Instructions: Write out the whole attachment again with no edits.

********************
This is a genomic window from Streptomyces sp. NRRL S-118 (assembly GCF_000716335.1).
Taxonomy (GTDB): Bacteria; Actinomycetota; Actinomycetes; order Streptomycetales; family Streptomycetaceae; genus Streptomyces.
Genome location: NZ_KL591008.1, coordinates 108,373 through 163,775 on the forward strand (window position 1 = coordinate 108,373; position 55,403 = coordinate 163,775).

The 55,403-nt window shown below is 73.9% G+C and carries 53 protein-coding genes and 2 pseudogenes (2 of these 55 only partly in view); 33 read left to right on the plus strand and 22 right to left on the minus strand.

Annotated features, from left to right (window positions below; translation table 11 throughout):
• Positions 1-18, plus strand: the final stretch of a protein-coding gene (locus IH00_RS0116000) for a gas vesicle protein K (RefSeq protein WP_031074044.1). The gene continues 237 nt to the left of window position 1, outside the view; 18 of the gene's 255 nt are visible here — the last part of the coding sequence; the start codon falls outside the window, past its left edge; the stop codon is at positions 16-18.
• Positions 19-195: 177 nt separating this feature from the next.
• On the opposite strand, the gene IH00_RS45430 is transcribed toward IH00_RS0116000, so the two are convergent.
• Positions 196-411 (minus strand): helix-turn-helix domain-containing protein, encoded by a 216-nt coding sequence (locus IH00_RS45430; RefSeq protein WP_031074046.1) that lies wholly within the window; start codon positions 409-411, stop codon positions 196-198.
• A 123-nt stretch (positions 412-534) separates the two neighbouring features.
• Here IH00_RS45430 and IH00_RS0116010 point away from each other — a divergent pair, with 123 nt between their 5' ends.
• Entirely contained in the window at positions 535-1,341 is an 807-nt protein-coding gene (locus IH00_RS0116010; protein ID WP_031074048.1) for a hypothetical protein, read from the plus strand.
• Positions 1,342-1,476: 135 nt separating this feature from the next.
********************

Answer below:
This is a genomic window from Streptomyces sp. NRRL S-118 (assembly GCF_000716335.1).
Taxonomy (GTDB): Bacteria; Actinomycetota; Actinomycetes; order Streptomycetales; family Streptomycetaceae; genus Streptomyces.
Genome location: NZ_KL591008.1, coordinates 108,373 through 163,775 on the forward strand (window position 1 = coordinate 108,373; position 55,403 = coordinate 163,775).

The 55,403-nt window shown below is 73.9% G+C and carries 53 protein-coding genes and 2 pseudogenes (2 of these 55 only partly in view); 33 read left to right on the plus strand and 22 right to left on the minus strand.

Annotated features, from left to right (window positions below; translation table 11 throughout):
• Positions 1-18, plus strand: the final stretch of a protein-coding gene (locus IH00_RS0116000) for a gas vesicle protein K (RefSeq protein WP_031074044.1). The gene continues 237 nt to the left of window position 1, outside the view; 18 of the gene's 255 nt are visible here — the last part of the coding sequence; the start codon falls outside the window, past its left edge; the stop codon is at positions 16-18.
• Positions 19-195: 177 nt separating this feature from the next.
• On the opposite strand, the gene IH00_RS45430 is transcribed toward IH00_RS0116000, so the two are convergent.
• Positions 196-411 (minus strand): helix-turn-helix domain-containing protein, encoded by a 216-nt coding sequence (locus IH00_RS45430; RefSeq protein WP_031074046.1) that lies wholly within the window; start codon positions 409-411, stop codon positions 196-198.
• A 123-nt stretch (positions 412-534) separates the two neighbouring features.
• Here IH00_RS45430 and IH00_RS0116010 point away from each other — a divergent pair, with 123 nt between their 5' ends.
• Entirely contained in the window at positions 535-1,341 is an 807-nt protein-coding gene (locus IH00_RS0116010; protein ID WP_031074048.1) for a hypothetical protein, read from the plus strand.
• Positions 1,342-1,476: 135 nt separating this feature from the next.